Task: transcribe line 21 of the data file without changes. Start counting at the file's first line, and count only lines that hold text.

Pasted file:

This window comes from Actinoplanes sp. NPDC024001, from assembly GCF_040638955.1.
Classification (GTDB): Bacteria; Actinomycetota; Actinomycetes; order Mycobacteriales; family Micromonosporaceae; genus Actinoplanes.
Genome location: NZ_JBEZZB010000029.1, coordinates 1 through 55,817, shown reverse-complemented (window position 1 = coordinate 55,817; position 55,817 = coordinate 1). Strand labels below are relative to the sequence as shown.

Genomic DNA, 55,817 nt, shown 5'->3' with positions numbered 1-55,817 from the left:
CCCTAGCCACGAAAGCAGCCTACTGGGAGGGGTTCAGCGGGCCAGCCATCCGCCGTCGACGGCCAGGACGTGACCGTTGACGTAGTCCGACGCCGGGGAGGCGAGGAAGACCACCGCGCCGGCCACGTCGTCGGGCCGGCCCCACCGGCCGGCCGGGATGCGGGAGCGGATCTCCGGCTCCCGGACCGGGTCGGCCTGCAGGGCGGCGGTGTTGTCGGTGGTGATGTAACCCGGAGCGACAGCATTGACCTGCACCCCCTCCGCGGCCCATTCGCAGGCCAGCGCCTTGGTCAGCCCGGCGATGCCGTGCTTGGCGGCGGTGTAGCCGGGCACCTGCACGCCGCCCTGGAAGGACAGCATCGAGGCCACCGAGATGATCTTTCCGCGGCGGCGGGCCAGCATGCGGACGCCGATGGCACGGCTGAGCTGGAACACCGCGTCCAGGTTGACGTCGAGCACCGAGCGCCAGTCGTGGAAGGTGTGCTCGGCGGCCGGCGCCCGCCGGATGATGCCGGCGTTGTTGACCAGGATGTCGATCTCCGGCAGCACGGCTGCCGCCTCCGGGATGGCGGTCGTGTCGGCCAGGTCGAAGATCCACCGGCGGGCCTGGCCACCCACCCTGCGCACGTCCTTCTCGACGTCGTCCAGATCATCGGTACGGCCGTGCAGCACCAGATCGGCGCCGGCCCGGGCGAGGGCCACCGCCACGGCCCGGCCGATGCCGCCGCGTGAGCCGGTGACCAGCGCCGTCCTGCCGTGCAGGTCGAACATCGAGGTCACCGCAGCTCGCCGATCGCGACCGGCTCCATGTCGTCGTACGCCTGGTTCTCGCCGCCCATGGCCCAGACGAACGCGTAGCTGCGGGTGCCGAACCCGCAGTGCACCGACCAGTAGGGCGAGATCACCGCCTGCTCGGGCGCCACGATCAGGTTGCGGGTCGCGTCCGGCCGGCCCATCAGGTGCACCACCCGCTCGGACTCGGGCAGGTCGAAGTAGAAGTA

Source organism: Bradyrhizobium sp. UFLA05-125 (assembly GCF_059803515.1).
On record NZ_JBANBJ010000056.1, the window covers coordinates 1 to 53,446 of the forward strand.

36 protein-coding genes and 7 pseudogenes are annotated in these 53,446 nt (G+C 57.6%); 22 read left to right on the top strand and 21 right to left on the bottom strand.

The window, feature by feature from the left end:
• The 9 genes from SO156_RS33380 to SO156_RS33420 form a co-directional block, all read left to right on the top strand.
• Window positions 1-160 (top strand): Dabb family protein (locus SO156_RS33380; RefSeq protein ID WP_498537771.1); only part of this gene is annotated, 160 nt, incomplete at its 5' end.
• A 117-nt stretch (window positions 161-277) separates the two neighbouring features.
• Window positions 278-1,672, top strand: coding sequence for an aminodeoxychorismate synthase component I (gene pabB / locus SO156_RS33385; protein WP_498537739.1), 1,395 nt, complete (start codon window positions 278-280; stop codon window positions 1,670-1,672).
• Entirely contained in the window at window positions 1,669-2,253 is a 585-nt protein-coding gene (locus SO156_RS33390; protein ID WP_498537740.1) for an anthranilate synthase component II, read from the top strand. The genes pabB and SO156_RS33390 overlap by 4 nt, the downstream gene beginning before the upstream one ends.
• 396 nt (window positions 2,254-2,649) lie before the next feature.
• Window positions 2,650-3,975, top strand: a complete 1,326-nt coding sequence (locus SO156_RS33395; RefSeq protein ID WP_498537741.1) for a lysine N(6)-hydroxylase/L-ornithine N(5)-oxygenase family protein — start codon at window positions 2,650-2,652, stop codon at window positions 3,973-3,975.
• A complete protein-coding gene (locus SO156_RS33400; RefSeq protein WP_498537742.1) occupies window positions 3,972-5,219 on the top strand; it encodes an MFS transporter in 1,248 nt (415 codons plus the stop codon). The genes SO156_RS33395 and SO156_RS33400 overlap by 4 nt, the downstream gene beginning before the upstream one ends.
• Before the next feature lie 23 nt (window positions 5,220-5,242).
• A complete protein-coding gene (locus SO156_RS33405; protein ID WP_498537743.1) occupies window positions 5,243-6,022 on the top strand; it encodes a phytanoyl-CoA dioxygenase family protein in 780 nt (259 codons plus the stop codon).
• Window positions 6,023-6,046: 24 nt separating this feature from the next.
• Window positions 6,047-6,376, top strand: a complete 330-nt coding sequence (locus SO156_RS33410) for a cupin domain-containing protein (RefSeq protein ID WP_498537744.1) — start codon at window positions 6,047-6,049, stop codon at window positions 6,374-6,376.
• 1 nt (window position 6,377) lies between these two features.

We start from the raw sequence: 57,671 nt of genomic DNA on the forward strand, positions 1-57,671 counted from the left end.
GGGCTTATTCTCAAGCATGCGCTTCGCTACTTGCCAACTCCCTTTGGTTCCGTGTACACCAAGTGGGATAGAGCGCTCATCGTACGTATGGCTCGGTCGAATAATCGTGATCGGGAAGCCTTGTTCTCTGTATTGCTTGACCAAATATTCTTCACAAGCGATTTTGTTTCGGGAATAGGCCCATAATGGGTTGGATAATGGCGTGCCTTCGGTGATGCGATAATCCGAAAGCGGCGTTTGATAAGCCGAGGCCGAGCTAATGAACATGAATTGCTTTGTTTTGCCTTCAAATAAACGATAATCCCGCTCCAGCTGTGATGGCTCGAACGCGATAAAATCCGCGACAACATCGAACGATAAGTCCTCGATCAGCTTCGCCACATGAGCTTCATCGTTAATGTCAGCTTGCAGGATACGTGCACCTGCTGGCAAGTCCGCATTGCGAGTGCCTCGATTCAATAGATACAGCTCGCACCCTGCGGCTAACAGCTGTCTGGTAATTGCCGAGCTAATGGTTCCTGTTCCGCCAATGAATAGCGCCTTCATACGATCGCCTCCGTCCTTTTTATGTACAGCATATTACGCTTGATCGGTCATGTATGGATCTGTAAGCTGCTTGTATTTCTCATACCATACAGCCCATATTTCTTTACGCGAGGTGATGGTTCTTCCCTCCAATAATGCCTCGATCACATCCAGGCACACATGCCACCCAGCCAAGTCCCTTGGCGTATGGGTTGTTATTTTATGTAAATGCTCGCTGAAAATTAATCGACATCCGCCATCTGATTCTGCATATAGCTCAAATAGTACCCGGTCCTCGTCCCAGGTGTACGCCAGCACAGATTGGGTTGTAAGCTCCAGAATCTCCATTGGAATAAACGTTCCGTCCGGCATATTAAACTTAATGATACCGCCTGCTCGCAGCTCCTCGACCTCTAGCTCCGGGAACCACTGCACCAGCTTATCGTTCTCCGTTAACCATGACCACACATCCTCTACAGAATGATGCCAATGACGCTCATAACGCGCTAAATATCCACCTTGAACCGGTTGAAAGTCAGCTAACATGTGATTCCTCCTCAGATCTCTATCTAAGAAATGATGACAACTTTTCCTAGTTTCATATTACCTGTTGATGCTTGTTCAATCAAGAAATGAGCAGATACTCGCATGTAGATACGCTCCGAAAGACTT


• Window positions 6,047-6,376, top strand: a complete 330-nt coding sequence (locus SO156_RS33410) for a cupin domain-containing protein (RefSeq protein ID WP_498537744.1) — start codon at window positions 6,047-6,049, stop codon at window positions 6,374-6,376.